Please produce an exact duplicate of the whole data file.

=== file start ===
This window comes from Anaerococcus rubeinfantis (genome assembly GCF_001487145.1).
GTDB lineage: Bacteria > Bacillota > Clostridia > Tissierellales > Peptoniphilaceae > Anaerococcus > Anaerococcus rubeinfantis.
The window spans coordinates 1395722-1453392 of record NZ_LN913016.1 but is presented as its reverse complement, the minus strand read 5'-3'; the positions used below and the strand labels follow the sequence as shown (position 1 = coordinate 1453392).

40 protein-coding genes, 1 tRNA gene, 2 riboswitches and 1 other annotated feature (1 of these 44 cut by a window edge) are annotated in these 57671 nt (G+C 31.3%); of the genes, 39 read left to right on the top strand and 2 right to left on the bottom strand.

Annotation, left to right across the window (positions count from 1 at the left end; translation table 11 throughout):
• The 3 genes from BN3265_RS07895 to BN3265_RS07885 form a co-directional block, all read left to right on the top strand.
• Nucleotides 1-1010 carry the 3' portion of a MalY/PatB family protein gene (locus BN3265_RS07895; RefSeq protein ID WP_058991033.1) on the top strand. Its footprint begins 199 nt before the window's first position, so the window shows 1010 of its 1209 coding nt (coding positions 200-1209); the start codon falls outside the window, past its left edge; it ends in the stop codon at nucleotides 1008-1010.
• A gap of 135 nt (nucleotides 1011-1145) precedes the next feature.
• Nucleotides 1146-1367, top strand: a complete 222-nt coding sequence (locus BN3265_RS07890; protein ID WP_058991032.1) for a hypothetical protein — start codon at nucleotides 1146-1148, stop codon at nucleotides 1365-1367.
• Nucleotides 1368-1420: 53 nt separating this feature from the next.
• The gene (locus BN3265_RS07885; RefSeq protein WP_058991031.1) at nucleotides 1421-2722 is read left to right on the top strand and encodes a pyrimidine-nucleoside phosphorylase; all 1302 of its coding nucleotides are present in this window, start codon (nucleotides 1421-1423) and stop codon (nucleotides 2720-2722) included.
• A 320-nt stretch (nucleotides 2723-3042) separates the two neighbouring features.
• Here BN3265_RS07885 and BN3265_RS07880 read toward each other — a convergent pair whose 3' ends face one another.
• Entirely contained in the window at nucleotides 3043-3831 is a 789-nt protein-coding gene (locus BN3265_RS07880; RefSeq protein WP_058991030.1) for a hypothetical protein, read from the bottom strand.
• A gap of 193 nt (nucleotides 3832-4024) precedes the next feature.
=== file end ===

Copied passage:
This window comes from Anaerococcus rubeinfantis (genome assembly GCF_001487145.1).
GTDB lineage: Bacteria > Bacillota > Clostridia > Tissierellales > Peptoniphilaceae > Anaerococcus > Anaerococcus rubeinfantis.
The window spans coordinates 1395722-1453392 of record NZ_LN913016.1 but is presented as its reverse complement, the minus strand read 5'-3'; the positions used below and the strand labels follow the sequence as shown (position 1 = coordinate 1453392).

40 protein-coding genes, 1 tRNA gene, 2 riboswitches and 1 other annotated feature (1 of these 44 cut by a window edge) are annotated in these 57671 nt (G+C 31.3%); of the genes, 39 read left to right on the top strand and 2 right to left on the bottom strand.

Annotation, left to right across the window (positions count from 1 at the left end; translation table 11 throughout):
• The 3 genes from BN3265_RS07895 to BN3265_RS07885 form a co-directional block, all read left to right on the top strand.
• Nucleotides 1-1010 carry the 3' portion of a MalY/PatB family protein gene (locus BN3265_RS07895; RefSeq protein ID WP_058991033.1) on the top strand. Its footprint begins 199 nt before the window's first position, so the window shows 1010 of its 1209 coding nt (coding positions 200-1209); the start codon falls outside the window, past its left edge; it ends in the stop codon at nucleotides 1008-1010.
• A gap of 135 nt (nucleotides 1011-1145) precedes the next feature.
• Nucleotides 1146-1367, top strand: a complete 222-nt coding sequence (locus BN3265_RS07890; protein ID WP_058991032.1) for a hypothetical protein — start codon at nucleotides 1146-1148, stop codon at nucleotides 1365-1367.
• Nucleotides 1368-1420: 53 nt separating this feature from the next.
• The gene (locus BN3265_RS07885; RefSeq protein WP_058991031.1) at nucleotides 1421-2722 is read left to right on the top strand and encodes a pyrimidine-nucleoside phosphorylase; all 1302 of its coding nucleotides are present in this window, start codon (nucleotides 1421-1423) and stop codon (nucleotides 2720-2722) included.
• A 320-nt stretch (nucleotides 2723-3042) separates the two neighbouring features.
• Here BN3265_RS07885 and BN3265_RS07880 read toward each other — a convergent pair whose 3' ends face one another.
• Entirely contained in the window at nucleotides 3043-3831 is a 789-nt protein-coding gene (locus BN3265_RS07880; RefSeq protein WP_058991030.1) for a hypothetical protein, read from the bottom strand.
• A gap of 193 nt (nucleotides 3832-4024) precedes the next feature.